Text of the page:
Most teachers remain happy with their income, despite a real-terms drop in pay and longer working hours in recent years, new research has found.
A new report by the National Foundation for Educational Research found 79 per cent of teachers said they were satisfied with their income in 2015-16, even though teachers’ average hourly pay has decreased by 15 per cent in real terms since 2009-10.
The report, the fourth in NFER’s teacher retention and turnover research series, compared teachers’ experience to that of nurses and police officers.
It found that 78 per cent of full-time teachers are satisfied with their jobs, slightly lower than nurses (81 per cent) but much higher than police officers (67 per cent).
Nurses and police officers are generally less satisfied with their income than teachers, at 68 per cent and 70 per cent respectively.
However, teachers had the lowest rate of satisfaction with their amount of free time, at just 47 per cent compared to 60 per cent for nurses and 58 per cent for police officers.
Teachers work the longest hours out of all three professions, an average of 50 hours per week during term time. Police officers work an average of 44 hours and nurses 39. Teachers’ working hours have also increased since 2009-10, while police officers’ hours have decreased slightly.
Teachers work so much during their free time that even if the relatively long holidays they receive are taken into account, they still work 45 hours a week on average throughout the year.
The findings back up recent research by the Department for Education, which found that some teachers are being forced to go part-time in order to manage their heavy workload, and previous NFER research which found that teachers are willing to take a 10-per-cent pay cut to leave the profession and allow themselves more free time in another job.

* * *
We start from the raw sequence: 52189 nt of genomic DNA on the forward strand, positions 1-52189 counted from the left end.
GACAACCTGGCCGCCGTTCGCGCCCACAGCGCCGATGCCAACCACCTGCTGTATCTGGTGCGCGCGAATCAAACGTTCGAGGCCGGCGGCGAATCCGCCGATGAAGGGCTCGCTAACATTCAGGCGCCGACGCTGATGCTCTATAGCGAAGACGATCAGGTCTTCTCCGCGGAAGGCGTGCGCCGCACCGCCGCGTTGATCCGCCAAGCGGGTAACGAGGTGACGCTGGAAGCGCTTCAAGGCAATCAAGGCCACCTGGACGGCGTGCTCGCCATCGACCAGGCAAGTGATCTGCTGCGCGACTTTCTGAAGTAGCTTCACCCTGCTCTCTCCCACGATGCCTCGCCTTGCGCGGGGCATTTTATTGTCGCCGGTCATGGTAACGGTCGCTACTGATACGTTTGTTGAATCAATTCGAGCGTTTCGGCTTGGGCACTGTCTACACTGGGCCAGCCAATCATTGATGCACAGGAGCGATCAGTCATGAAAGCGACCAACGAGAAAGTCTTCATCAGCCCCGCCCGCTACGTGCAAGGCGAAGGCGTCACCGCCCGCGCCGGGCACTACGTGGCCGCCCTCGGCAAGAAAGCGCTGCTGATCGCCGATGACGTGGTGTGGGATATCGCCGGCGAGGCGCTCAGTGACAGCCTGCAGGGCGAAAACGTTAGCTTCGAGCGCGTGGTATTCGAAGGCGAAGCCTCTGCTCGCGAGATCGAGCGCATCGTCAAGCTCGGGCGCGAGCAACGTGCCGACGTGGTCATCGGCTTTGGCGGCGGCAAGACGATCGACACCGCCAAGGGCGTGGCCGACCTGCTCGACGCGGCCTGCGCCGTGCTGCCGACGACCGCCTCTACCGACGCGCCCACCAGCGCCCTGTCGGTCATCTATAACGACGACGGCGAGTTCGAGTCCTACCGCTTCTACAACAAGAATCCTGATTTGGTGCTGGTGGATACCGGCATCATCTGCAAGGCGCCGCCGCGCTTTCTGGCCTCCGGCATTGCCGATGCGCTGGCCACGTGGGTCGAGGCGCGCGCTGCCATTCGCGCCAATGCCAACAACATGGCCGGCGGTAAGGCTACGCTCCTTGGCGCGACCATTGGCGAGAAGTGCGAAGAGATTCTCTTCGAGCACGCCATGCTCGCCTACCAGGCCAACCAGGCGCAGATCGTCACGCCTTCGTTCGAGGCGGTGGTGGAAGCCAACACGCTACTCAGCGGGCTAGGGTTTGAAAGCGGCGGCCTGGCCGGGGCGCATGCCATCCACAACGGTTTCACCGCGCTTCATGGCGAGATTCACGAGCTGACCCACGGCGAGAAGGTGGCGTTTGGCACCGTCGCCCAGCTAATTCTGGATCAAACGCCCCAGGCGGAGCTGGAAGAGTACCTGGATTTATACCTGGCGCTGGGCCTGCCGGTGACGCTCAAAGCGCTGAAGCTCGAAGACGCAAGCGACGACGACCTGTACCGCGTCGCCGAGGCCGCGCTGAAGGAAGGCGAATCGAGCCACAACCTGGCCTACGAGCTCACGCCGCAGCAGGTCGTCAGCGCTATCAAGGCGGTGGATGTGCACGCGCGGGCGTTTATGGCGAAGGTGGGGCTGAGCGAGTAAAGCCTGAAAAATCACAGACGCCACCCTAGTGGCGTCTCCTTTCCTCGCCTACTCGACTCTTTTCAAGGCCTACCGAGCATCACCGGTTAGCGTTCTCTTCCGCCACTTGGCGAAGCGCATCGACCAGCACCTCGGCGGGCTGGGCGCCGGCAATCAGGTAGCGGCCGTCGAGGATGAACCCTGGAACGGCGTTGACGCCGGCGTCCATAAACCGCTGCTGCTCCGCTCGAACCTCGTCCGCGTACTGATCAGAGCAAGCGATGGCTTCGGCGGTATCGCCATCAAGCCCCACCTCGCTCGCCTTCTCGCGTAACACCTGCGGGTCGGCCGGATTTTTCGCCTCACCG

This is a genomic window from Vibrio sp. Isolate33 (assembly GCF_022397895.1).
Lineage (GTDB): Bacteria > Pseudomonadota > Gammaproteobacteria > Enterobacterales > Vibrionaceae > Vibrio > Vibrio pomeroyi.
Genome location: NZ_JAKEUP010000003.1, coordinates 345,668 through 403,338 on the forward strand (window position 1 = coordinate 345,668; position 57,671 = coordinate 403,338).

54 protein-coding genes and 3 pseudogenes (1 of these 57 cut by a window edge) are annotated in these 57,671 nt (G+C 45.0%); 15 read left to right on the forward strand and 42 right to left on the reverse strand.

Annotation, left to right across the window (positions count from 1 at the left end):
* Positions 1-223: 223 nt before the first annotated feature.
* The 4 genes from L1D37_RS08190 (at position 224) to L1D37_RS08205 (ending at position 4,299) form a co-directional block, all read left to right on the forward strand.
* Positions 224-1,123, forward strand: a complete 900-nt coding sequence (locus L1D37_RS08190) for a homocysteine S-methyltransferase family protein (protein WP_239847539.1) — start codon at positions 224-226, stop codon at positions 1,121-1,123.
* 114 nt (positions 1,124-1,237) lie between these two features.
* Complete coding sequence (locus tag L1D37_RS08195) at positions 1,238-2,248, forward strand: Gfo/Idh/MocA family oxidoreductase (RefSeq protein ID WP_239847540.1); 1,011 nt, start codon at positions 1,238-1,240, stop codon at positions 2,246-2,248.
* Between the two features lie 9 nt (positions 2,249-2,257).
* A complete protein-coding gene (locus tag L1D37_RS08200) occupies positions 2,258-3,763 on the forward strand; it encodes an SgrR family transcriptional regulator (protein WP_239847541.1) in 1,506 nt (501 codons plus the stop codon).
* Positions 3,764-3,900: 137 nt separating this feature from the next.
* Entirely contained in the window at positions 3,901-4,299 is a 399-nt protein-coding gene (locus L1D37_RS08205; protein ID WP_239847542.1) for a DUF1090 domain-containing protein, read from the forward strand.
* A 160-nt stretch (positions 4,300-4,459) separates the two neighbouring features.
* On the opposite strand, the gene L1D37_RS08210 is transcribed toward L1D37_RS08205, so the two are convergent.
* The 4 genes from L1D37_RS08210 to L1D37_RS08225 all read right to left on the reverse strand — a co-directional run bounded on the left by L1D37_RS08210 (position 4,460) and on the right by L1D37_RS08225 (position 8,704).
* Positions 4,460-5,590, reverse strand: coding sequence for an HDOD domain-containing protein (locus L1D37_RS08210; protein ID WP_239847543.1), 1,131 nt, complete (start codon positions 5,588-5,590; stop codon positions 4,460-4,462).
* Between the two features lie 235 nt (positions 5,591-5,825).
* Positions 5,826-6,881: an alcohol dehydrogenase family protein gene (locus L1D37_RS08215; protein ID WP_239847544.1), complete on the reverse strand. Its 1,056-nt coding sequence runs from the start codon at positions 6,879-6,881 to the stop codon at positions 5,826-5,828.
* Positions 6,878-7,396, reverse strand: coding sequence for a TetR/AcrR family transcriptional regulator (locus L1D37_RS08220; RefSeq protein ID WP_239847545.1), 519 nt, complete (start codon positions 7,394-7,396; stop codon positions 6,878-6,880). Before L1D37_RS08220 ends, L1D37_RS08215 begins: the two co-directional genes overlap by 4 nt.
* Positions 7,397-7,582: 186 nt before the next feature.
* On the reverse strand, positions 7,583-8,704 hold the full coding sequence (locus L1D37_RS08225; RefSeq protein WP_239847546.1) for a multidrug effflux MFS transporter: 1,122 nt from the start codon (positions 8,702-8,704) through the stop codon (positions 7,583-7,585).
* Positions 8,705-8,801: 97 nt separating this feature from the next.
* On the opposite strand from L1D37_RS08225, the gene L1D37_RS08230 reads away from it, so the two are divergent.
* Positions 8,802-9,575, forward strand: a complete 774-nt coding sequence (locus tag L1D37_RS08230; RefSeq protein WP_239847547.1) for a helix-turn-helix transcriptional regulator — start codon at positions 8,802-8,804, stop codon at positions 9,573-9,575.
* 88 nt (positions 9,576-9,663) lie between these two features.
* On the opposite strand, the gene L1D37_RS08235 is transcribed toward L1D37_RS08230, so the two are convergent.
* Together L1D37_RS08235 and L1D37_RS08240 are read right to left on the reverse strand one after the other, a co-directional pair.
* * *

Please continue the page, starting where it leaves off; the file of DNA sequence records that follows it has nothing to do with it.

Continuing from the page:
NFER calculated that teachers have a real average hourly pay rate of £17.70 per hour, about the same rate as nurses, but less than police officers at £18.80.
Teachers’ average hourly pay has decreased in real terms more than nurses’ or police officers’ pay since 2009-10, with a fall of 15 per cent compared to four per cent among nurses and 11 per cent for police officers.
Geoff Barton, the general secretary of ASCL, described the research as “further evidence that many teachers are overloaded and underpaid”.
“Unsurprisingly, we are failing to attract enough teachers into the profession and then losing too many early in their careers,” he said.
“Teaching has always been a demanding job, but relentless government reforms, underfunding and ever increasing expectations on schools have driven up workload to an intolerable degree.”
Ministers must “commit to fully funding a decent pay rise for teachers”.
Despite relatively strong job and income satisfaction rates, teachers are more likely to leave their profession than nurses or police officers (12.3 per cent each year, compared to 9.9 per cent and 7.6 per cent respectively).
Working “a large amount of additional hours to keep up with the demands of the job” is a likely to be an important factor in teachers choosing to leave their jobs.
“We recommend that further work to reduce the working hours of teachers should be a priority for school leaders and the government,” said NFER’s boss Carole Willis.